Looking towards the Bugaboos from the Bobbie Burns Lodge. This photo was taken on the morning when Thierry Cardon, a veteran CMH guide of 30+ years, passed away after a short battle with cancer. I never had the fortune of meeting the man. To read a little more about Thierry, check out Gery's post here.
Well the biggest winter storm in recent memory just dumped over a meter of snow in many parts of the Columbia and Rocky Mountains and it looks like there is more on the way. I had the good fortune of being at CMH Bobbie Burns during this time and was hoping that they'd let me stay for another week of work. But my time was up and it looks like I'll have to put on some skins and discover just how out of shape I've become. I had serious plans to go for a hot-lap up Sunshine this morning, but after sleeping in till 10 and drinking coffee till 2, I'm thinking that it might not happen. Oh well, there is probably tomorrow.
It was good to get back to the Burns after working there last season. The terrain is inspiring and the long fall-line skiing in the Selkirks is tough to beat. Since there were only nine guests booked at the lodge, we skied in two small groups most mornings which often turned in to one group in the afternoons. Instead of using the big 212 helicopter which can carry 12 guests plus guide and pilot, we had small and powerful 407 at out disposal. For a newer heli-guide like myself, it was pretty cool to get cold faceshots on every turn and then have a 407 waiting to take us back up.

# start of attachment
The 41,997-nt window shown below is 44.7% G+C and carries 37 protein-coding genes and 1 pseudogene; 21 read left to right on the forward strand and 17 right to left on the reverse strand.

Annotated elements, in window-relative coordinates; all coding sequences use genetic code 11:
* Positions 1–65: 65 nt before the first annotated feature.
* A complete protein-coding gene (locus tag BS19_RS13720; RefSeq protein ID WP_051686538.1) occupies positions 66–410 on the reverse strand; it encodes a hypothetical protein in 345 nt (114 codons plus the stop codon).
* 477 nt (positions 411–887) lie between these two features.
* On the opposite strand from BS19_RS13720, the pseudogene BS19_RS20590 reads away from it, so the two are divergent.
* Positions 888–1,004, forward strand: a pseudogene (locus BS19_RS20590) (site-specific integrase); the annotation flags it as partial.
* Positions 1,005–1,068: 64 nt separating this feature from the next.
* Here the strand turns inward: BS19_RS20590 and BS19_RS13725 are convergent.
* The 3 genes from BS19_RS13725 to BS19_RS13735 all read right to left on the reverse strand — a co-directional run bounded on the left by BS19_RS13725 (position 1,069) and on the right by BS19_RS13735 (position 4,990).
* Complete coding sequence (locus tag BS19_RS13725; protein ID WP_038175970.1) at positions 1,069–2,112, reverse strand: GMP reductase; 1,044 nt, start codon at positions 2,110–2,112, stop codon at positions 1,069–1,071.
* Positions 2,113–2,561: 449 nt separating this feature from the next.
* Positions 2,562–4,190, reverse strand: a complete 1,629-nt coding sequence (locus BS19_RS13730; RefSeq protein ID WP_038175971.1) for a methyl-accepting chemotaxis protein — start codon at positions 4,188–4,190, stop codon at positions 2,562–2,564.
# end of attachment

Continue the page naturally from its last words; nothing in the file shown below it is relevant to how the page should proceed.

Snowball on wheels. You know it's been a good week when you get back to the heli-pad and your car looks like this.
Before the storm. Gery on Sunny One.
Relults from a heli-boming raid in the Purcells. The skier is standing below the lower sympathetic release. The initial slide is above and to the lookers left. This ran on bare glacier ice with the crown reaching over 2 meters in places. Funny how it looks like a heart.
A close up of the last shot.
The debris ran a little ways. Can you spot the skier about half-way across?